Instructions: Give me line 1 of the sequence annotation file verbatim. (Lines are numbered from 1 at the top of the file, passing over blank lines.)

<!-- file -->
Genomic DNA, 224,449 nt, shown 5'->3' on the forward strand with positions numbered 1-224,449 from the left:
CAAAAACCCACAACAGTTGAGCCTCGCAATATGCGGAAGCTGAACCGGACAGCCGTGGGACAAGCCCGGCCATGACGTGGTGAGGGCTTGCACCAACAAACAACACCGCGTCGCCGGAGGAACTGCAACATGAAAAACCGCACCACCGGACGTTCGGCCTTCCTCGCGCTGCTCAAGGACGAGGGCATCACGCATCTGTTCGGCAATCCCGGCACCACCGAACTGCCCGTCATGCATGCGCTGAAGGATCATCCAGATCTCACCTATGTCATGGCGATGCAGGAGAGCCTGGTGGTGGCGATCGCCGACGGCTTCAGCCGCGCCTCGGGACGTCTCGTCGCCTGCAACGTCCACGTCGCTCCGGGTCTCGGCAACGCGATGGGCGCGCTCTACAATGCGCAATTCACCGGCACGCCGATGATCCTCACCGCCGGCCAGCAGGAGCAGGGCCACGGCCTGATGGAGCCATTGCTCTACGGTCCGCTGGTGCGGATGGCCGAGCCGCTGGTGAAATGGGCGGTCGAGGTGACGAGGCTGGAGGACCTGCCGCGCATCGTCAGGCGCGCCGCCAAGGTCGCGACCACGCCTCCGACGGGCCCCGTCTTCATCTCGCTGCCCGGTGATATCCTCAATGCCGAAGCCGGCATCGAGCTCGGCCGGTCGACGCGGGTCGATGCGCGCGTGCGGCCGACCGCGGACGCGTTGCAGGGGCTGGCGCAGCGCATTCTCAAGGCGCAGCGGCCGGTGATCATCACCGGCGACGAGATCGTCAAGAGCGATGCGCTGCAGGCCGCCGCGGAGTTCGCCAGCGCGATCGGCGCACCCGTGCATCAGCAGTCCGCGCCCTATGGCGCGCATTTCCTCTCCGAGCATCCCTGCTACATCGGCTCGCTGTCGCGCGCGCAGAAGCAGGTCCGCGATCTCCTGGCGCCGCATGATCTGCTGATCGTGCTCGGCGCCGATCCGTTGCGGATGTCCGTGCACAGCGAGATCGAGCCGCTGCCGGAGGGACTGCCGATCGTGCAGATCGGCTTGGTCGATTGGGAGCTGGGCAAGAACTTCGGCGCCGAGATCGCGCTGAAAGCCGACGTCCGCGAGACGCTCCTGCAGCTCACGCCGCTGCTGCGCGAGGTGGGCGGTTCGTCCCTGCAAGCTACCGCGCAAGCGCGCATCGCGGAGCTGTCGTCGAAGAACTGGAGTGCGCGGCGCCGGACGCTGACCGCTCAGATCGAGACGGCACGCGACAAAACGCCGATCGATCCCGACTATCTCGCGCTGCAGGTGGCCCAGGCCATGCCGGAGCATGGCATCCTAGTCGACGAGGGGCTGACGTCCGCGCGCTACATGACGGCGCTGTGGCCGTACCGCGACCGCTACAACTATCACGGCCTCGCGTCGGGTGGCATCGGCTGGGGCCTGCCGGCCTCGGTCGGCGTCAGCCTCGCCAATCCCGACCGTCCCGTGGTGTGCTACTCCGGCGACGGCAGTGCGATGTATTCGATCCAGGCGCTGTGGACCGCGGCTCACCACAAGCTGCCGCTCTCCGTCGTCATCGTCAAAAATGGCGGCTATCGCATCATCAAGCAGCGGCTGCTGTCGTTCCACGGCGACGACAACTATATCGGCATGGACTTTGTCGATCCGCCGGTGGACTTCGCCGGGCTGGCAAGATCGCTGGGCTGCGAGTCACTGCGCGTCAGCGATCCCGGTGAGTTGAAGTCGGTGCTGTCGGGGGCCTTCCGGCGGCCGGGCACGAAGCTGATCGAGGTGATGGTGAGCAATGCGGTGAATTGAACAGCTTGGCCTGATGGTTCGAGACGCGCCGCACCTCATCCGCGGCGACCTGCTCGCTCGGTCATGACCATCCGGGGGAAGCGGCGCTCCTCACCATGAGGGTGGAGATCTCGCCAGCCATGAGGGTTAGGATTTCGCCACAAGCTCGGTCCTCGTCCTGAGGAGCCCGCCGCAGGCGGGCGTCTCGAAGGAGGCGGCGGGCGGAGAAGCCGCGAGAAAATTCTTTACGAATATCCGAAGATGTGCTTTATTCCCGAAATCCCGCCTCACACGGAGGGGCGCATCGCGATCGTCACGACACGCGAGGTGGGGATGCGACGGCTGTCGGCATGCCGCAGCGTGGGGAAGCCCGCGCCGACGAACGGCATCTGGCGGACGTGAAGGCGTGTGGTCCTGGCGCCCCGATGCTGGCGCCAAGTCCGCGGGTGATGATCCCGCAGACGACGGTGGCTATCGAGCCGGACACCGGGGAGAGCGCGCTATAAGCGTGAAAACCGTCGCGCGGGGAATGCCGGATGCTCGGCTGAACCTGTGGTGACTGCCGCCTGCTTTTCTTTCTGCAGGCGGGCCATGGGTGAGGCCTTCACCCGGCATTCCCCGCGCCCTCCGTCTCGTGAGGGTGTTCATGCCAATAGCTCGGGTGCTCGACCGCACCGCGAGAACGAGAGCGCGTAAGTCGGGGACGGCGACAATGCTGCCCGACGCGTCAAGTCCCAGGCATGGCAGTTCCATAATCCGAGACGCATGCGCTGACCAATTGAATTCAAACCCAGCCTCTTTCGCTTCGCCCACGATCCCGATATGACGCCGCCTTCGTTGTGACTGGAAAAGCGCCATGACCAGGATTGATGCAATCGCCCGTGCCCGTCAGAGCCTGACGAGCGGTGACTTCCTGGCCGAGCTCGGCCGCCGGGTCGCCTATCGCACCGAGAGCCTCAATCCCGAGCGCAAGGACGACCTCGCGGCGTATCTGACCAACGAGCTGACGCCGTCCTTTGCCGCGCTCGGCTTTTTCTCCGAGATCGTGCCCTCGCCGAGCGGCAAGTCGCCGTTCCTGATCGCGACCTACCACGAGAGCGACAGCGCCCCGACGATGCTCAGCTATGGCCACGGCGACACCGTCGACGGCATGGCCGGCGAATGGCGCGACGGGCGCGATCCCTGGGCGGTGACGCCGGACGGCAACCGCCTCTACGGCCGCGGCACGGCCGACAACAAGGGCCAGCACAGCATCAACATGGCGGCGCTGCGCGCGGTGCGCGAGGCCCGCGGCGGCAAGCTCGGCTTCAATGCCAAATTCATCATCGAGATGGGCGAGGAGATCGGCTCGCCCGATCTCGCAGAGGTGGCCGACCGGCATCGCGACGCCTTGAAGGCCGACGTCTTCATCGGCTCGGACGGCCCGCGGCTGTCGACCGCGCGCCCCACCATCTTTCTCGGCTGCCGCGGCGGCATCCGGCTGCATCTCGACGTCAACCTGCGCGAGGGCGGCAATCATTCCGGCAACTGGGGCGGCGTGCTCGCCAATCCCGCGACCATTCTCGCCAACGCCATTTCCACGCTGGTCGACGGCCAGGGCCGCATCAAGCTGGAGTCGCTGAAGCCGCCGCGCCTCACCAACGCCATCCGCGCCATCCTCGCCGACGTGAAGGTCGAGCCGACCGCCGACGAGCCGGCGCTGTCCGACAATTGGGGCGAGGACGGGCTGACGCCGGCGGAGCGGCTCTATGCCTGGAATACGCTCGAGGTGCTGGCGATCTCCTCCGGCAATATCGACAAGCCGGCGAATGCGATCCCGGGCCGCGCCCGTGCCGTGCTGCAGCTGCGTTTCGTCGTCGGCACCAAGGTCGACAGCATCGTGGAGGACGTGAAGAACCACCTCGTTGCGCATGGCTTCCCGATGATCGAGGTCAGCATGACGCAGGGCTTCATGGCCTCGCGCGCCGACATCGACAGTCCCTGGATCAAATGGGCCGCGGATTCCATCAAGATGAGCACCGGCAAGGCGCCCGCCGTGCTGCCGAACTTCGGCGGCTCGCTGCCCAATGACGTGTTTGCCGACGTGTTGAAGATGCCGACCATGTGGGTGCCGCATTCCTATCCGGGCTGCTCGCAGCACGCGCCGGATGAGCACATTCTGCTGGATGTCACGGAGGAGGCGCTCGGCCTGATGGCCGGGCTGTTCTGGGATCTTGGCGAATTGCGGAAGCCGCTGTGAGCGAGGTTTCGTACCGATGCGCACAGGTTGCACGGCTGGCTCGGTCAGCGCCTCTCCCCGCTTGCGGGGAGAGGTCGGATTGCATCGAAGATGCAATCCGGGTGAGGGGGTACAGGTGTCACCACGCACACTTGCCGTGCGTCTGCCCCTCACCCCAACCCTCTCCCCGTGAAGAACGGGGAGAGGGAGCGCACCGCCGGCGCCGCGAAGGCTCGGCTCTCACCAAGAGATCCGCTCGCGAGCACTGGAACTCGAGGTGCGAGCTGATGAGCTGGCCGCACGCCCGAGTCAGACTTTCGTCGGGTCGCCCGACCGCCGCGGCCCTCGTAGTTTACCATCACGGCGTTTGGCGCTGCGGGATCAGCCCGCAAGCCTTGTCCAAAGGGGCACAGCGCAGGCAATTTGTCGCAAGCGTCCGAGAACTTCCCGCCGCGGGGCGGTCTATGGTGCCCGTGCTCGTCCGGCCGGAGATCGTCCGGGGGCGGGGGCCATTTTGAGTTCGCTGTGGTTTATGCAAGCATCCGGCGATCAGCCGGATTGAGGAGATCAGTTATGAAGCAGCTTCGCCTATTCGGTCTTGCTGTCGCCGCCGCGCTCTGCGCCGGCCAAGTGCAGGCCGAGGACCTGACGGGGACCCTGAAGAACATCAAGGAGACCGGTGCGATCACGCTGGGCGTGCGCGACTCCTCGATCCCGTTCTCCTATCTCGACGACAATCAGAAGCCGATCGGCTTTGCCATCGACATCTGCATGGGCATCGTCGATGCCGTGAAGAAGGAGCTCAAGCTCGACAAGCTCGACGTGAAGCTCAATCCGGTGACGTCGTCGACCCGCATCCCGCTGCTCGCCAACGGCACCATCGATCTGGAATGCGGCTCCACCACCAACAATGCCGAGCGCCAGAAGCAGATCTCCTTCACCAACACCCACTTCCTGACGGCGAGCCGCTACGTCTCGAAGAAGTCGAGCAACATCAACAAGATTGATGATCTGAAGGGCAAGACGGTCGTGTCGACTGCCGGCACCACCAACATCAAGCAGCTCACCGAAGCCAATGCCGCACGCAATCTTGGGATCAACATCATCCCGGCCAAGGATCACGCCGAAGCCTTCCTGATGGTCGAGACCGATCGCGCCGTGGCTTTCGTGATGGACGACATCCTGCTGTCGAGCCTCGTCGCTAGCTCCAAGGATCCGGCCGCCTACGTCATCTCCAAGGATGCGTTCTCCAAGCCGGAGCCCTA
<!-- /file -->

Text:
Genomic DNA, 224,449 nt, shown 5'->3' on the forward strand with positions numbered 1-224,449 from the left: